Sept. 22, 2013

By Jeff White (

CHARLOTTESVILLE — By game’s end, the combination of hard rain and a lopsided score had driven away most of the crowd at Scott Stadium, leaving UVa’s marching band and VMI’s Corps of Cadets with little company in the stands.

The bulk of the 40,165 fans who turned out Saturday, however, stayed long enough to see Virginia tailback Daniel Hamm cap a remarkable college debut with a 12-yard touchdown run 68 seconds into the fourth quarter.

Hamm’s TD — his second of the game — made it 48-0, and sophomore Ian Frye’s extra point pushed UVa’s lead to 49-0 on Military Appreciation Day at Scott Stadium. That’s how things ended as the Cavaliers (2-1) prepped for the start of ACC play by overpowering the overmatched Keydets (1-3).

“Now we gotta go on the road,” head coach Mike London told his players in the locker room, and they roared their approval. Virginia opens ACC play at Pittsburgh on Saturday afternoon.

Against VMI, which competes in the NCAA’s Football Championship Subdivision, UVa junior Kevin Parks rushed 17 times for 135 yards and two touchdowns, and he also caught three passes for a 69 yards. His rushing yardage was a career high, as was his receiving yardage.

“He did a great job today being a tough runner,” London said.

Parks is the Wahoos’ No. 1 tailback, though, and he’s had other big games. Hamm is a true freshman walk-on from a small high school in Southwest Virginia — Fort Chiswell — who’s also on the track and field team at UVa.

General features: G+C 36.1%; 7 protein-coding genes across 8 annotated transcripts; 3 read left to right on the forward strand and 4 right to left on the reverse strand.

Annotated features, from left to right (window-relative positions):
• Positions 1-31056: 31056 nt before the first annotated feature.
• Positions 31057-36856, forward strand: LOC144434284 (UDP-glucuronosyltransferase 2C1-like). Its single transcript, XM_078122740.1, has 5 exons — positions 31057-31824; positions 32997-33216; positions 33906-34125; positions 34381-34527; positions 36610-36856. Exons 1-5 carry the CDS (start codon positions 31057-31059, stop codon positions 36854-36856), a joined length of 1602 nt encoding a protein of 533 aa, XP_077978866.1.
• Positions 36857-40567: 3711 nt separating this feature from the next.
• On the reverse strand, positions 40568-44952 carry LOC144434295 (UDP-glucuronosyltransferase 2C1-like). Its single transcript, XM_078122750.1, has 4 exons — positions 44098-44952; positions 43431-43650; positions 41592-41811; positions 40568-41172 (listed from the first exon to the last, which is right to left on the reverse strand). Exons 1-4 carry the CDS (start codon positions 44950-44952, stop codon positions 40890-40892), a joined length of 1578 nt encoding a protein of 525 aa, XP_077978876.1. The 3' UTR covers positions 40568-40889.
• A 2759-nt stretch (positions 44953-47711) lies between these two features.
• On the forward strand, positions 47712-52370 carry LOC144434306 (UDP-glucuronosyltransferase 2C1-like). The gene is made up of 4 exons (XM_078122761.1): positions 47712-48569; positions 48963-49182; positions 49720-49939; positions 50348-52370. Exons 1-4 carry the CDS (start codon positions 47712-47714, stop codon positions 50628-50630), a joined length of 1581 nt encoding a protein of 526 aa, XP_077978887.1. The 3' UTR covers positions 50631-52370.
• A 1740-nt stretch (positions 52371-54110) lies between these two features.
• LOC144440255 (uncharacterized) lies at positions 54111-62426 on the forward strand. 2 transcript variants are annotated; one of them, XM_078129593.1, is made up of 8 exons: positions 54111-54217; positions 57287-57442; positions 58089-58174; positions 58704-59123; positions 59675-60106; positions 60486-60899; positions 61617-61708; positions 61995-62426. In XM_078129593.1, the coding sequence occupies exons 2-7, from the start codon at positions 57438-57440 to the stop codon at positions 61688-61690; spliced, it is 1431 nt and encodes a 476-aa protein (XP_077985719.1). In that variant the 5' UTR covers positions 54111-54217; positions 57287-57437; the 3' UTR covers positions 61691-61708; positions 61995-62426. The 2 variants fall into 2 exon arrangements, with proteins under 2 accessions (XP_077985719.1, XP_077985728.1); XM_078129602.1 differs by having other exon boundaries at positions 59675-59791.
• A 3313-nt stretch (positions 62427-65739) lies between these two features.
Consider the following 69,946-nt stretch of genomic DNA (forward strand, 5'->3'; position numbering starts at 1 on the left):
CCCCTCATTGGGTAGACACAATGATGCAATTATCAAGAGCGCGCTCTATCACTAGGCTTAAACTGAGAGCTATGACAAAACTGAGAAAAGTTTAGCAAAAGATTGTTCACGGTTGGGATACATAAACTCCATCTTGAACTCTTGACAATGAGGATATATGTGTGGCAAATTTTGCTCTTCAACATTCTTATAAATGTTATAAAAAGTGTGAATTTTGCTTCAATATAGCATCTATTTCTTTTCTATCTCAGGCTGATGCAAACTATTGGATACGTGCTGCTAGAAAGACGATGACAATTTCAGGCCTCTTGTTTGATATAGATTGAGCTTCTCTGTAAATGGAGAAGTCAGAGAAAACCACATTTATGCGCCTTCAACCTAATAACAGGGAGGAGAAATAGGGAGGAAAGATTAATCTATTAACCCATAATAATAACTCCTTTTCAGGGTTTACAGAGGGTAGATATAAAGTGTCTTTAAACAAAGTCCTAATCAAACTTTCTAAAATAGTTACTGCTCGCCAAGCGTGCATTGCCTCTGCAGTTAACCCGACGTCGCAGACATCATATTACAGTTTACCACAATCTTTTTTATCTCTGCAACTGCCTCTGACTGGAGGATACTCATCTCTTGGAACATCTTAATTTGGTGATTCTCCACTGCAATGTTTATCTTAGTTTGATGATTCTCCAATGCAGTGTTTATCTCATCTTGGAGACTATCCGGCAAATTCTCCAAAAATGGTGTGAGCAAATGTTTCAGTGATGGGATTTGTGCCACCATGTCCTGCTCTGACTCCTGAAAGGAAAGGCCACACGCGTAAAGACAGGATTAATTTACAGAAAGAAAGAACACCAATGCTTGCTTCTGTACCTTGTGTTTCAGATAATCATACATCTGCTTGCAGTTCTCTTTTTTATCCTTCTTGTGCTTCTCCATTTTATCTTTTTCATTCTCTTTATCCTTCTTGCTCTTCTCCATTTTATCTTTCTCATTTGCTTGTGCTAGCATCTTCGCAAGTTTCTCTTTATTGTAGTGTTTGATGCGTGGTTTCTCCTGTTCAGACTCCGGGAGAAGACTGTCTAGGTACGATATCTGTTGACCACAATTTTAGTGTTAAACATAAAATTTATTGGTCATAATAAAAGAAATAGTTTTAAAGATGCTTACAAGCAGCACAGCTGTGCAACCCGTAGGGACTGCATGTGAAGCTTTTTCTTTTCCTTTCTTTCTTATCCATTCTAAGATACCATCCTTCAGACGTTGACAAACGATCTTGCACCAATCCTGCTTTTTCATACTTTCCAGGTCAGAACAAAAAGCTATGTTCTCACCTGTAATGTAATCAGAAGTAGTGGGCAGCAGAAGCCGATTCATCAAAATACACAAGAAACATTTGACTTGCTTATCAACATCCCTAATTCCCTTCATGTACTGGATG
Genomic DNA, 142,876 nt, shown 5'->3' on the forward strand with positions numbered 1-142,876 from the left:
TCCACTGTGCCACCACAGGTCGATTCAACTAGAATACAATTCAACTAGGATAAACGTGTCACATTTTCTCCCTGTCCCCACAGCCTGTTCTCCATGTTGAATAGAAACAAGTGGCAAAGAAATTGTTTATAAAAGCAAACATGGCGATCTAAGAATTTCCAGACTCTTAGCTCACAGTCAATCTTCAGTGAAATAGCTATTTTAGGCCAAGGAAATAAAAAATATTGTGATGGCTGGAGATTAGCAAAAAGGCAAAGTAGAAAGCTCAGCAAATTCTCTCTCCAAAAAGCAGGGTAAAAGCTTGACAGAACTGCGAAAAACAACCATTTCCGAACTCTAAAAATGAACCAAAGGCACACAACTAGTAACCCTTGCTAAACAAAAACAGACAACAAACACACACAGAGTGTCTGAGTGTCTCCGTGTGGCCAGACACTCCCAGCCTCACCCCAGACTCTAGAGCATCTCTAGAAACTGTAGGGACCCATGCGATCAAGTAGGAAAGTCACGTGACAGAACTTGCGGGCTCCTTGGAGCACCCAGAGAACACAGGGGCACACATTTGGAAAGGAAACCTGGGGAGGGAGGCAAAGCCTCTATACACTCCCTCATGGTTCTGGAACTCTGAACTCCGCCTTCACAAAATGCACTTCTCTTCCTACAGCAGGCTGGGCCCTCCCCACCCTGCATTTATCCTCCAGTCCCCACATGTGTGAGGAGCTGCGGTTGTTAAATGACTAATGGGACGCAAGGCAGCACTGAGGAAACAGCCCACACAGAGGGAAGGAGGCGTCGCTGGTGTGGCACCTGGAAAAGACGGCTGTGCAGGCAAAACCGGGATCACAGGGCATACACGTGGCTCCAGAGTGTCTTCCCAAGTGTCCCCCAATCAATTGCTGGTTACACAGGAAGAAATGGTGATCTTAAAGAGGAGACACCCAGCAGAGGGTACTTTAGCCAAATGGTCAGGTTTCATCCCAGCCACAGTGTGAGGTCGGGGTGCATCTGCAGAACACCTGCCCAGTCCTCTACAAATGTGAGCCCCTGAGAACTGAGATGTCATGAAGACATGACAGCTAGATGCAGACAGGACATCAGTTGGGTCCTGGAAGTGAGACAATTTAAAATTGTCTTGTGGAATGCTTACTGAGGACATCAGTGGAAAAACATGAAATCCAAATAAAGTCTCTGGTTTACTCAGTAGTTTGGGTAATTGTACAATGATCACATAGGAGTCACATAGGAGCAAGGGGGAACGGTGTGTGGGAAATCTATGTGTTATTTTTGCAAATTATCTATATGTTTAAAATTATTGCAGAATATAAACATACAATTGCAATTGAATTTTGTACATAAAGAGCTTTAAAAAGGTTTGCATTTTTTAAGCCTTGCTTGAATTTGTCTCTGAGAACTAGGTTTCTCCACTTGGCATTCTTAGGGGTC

Hamm didn’t play in Virginia’s first two games — a win over BYU and a loss to No. 2 Oregon — but he has impressed the coaching staff since joining the team, and ankle injuries to classmate Taquan Mizzell and redshirt junior Khalek Shepherd moved him up to No. 2 on the depth chart this week.

“Maybe Khalek could have gone today,” London said. “But we want to make sure we have guys going into our conference games healthy.”

Hamm, who’s listed at 5-10, 190 pounds, seized the opportunity. He ran 21 times for 136 yards — the most ever by a Cavalier in his first game — and also had an 11-yard reception. So much for first-game jitters.

“He’s kind of labeled himself as a downhill guy who sees [the hole] and hits it fast,” offensive guard Luke Bowanko said. “You hear it all the time, but offensive linemen love it. I’m not glad that obviously some injury opportunities gave him the chance today, but I’m glad that he took that chance, and he had a hell of a game.”

To a man, Hamm’s teammates said they weren’t surprised by his play Saturday.

“I knew he was going to have a hell of a performance, because he practices just like that,” sophomore quarterback David Watford said. “I have the utmost respect for that kid, and he’s going to be a great player for us.”

During the week, Watford said, he told assistant coordinator Steve Fairchild that Hamm would rush for 150 yards against VMI. Hamm heard that prediction, and he wasn’t as confident as Watford.

“But he was almost right,” Hamm said, smiling.

The first time he touched the ball, midway through the second quarter, Hamm took a handoff from Watford and ran for 11 yards.

“The first carry, it was kind of the ice-breaker,” Hamm said. “It was a call up the middle, and as soon as I took that first hit, I was good to go.”